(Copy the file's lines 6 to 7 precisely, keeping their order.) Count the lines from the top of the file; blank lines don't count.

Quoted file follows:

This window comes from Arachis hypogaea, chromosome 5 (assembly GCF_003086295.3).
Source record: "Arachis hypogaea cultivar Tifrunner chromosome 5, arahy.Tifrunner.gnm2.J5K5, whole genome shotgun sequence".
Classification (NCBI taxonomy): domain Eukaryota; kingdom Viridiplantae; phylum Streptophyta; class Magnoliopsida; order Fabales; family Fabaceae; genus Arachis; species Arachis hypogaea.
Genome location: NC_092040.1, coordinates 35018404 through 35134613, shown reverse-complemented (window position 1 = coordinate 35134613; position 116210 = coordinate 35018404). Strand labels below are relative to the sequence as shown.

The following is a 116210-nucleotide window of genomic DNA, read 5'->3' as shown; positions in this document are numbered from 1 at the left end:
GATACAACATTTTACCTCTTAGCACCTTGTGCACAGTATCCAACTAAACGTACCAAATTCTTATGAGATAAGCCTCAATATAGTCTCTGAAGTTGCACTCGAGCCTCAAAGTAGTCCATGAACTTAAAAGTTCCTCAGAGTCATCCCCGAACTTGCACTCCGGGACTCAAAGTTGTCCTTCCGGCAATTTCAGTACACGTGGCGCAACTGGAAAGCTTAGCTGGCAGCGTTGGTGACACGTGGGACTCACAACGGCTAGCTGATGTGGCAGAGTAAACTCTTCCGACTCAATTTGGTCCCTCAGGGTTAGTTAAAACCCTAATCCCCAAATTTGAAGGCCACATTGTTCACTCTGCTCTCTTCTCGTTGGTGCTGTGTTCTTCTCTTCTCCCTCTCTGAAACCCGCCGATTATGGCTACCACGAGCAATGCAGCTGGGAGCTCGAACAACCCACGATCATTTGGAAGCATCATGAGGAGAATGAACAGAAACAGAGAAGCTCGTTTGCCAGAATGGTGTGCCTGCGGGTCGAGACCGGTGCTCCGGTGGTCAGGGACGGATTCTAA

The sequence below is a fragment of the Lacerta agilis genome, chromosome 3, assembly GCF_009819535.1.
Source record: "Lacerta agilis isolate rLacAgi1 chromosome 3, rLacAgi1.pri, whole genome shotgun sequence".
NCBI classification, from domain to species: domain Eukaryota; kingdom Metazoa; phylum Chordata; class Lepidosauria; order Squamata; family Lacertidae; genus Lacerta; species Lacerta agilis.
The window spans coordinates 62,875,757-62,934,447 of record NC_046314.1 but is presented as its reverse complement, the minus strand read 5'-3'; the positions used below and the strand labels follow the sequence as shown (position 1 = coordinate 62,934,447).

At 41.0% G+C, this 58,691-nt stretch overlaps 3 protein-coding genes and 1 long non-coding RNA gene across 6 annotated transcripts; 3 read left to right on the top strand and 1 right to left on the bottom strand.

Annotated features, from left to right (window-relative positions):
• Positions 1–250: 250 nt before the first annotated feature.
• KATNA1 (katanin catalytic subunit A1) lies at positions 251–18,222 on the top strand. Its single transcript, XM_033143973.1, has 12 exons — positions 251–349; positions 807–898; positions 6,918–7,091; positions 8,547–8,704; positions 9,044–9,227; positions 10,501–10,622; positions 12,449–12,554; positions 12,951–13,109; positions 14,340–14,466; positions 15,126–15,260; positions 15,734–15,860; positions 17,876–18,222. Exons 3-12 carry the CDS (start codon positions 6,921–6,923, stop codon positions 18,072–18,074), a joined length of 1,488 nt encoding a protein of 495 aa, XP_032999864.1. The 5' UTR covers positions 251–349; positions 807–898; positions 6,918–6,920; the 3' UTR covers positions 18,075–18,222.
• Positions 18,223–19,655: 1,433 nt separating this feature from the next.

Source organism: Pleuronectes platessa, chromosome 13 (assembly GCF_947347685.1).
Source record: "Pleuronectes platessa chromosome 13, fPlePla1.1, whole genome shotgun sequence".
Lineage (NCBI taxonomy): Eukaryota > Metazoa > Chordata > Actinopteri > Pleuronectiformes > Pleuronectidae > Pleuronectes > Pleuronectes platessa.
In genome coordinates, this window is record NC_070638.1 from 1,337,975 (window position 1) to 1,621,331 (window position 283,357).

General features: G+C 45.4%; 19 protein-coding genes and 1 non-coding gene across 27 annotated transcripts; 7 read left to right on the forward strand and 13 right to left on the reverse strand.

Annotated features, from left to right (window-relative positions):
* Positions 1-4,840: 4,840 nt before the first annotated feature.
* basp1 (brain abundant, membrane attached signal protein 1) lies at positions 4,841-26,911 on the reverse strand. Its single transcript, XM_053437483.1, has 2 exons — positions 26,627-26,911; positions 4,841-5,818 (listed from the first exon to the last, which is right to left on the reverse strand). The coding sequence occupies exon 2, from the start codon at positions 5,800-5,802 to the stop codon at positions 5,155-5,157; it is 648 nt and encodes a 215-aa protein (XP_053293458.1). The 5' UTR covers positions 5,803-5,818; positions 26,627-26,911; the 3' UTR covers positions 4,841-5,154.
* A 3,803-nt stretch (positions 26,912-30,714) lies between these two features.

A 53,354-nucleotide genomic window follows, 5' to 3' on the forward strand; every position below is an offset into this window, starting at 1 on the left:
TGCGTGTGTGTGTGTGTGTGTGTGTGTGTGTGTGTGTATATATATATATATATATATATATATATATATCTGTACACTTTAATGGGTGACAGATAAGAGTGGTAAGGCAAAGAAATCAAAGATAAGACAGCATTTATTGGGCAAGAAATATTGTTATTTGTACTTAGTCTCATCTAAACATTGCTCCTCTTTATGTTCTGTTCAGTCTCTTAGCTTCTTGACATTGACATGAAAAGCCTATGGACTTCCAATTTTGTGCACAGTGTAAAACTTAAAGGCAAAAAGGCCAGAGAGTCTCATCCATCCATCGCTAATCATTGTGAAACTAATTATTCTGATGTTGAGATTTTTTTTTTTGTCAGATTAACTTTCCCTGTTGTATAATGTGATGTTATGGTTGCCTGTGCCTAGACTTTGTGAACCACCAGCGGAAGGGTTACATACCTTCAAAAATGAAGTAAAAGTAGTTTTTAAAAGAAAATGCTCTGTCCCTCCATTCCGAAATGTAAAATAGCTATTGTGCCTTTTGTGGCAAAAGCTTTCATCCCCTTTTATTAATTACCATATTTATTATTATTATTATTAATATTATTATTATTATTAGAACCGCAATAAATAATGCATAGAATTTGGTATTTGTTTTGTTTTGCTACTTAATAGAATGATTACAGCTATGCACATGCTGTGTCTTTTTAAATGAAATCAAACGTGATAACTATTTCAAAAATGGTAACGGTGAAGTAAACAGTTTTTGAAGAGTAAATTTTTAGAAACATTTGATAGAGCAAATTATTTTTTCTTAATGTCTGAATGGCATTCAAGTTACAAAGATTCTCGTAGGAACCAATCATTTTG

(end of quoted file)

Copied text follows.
GATACAACATTTTACCTCTTAGCACCTTGTGCACAGTATCCAACTAAACGTACCAAATTCTTATGAGATAAGCCTCAATATAGTCTCTGAAGTTGCACTCGAGCCTCAAAGTAGTCCATGAACTTAAAAGTTCCTCAGAGTCATCCCCGAACTTGCACTCCGGGACTCAAAGTTGTCCTTCCGGCAATTTCAGTACACGTGGCGCAACTGGAAAGCTTAGCTGGCAGCGTTGGTGACACGTGGGACTCACAACGGCTAGCTGATGTGGCAGAGTAAACTCTTCCGACTCAATTTGGTCCCTCAGGGTTAGTTAAAACCCTAATCCCCAAATTTGAAGGCCACATTGTTCACTCTGCTCTCTTCTCGTTGGTGCTGTGTTCTTCTCTTCTCCCTCTCTGAAACCCGCCGATTATGGCTACCACGAGCAATGCAGCTGGGAGCTCGAACAACCCACGATCATTTGGAAGCATCATGAGGAGAATGAACAGAAACAGAGAAGCTCGTTTGCCAGAATGGTGTGCCTGCGGGTCGAGACCGGTGCTCCGGTGGTCAGGGACGGATTCTAA

The sequence below is a fragment of the Lacerta agilis genome, chromosome 3, assembly GCF_009819535.1.